‘Verily I am an odd bird’, Edward Lear wrote in his diary in 1860. This lecture examines a range of odd encounters between birds and people in Lear’s paintings, illustrations, and poems. It considers how his interest in birds – an interest at once scientific and aesthetic – helped to shape his nonsense writings. Dr Matthew Bevis suggests that poetic and pictorial lines of flight became, for Lear, a means of exploring the claims that art might make on our attention, and the insights that this attention may foster.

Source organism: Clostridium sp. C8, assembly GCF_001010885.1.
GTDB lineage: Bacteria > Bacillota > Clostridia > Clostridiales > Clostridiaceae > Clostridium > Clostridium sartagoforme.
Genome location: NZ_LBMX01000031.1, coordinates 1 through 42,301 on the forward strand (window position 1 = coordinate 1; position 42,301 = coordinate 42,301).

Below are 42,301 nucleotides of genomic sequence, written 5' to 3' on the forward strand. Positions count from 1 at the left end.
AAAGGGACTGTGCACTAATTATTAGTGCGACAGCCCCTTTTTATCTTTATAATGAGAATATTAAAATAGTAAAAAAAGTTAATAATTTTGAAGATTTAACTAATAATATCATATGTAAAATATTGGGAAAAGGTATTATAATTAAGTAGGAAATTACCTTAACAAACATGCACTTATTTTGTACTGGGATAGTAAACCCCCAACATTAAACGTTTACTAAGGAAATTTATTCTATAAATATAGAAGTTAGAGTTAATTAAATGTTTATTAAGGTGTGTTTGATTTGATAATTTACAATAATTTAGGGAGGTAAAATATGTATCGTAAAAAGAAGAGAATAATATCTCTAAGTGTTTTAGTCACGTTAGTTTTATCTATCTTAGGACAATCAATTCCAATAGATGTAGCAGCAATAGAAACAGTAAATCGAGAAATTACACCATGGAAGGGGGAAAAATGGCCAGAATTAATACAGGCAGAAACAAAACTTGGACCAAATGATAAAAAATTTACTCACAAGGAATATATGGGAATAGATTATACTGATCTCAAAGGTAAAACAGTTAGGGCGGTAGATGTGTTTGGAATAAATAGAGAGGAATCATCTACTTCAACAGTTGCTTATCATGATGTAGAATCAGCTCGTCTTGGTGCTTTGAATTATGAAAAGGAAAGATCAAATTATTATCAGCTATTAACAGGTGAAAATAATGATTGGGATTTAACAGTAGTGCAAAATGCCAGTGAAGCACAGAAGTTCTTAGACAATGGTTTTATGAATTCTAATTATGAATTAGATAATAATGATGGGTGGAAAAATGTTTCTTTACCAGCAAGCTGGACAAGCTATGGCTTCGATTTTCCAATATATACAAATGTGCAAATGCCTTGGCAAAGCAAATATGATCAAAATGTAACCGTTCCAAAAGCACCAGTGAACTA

Dr Matthew Bevis
Lecturer in English and a Fellow of Keble College, University of Oxford
About the speaker:
Matthew Bevis is a Lecturer in English and a Fellow of Keble College at the University of Oxford. He is the author of The Art of Eloquence: Byron, Dickens, Tennyson, Joyce (2007), Some Versions of Empson, ed. (2007), and Comedy: A Very Short Introduction (2012).
This lecture will be repeated on Wednesday 28 November 2012 at the University of York. Click here to download a flyer for the event (PDF file - 199 KB).
This lecture examines a range of odd encounters between birds and people in Lear’s paintings, illustrations, and poems.